broadcasters apparently have faith in Congress. As the FCC comments on Title II
regulation of broadband piled up Thursday (the FCC deadline for initial
comments), the National Religious Broadcasters weighed in in support of
Congress stepping in to clarify the FCC's broadband authority.
FCC should await statutory authority from Congress before seeking to exert new
and broad regulatory powers over the Internet," the association said.
a federal appeals court said the FCC had failed to adequately defend its
authority to regulate broadband under its Title I information service
definition it applies to Internet access, it did not say that was impossible.
NRB says that if the FCC wants to keep the clarification in-house, it should
stick with Title I.
argues that it is possible to regulate the net under that information services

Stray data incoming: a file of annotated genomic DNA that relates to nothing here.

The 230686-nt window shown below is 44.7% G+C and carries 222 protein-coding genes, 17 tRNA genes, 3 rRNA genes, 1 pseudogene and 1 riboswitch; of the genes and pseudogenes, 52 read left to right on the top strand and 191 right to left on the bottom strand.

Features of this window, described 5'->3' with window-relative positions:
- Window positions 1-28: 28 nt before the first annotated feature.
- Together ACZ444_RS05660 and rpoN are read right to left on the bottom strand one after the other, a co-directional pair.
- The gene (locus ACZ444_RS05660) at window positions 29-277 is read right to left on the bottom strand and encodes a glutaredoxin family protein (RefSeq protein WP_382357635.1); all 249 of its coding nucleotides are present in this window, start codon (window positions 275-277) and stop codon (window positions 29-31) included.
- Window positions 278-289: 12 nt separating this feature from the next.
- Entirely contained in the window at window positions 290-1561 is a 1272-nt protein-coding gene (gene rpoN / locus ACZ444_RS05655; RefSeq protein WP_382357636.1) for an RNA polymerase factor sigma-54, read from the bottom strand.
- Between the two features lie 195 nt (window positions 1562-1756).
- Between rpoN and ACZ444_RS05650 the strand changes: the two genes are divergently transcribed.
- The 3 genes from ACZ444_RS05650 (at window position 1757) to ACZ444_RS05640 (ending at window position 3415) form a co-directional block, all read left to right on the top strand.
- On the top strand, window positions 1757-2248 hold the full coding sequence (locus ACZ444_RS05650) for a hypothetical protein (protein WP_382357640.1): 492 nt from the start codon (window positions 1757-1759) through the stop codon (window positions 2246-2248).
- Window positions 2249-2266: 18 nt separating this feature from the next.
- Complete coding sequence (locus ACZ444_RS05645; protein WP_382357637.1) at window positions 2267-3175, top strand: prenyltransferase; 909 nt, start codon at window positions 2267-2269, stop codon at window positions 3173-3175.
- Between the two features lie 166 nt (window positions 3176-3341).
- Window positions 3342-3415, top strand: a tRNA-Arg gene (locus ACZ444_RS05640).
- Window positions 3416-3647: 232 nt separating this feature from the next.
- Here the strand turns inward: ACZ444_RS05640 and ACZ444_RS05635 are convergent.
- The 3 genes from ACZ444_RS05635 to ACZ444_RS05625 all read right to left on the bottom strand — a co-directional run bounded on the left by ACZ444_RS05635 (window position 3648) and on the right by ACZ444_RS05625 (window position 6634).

definition, and that the FCC still has "at least in the abstract, an
ancillary jurisdictional basis to provide a very narrow range of regulatory
measures regarding the Internet," under its current Title I definition.
Title II is inappropriate and an overreach, NRB says Title I should be
sufficient to give the FCC the "narrow but important authority to insure that Internet 'gatekeepers' do not
block consumer web communications because of objections over the religious
content of those communications. If the Commission desires more jurisdictional
authority over the Internet than this, then it must seek it expressly from
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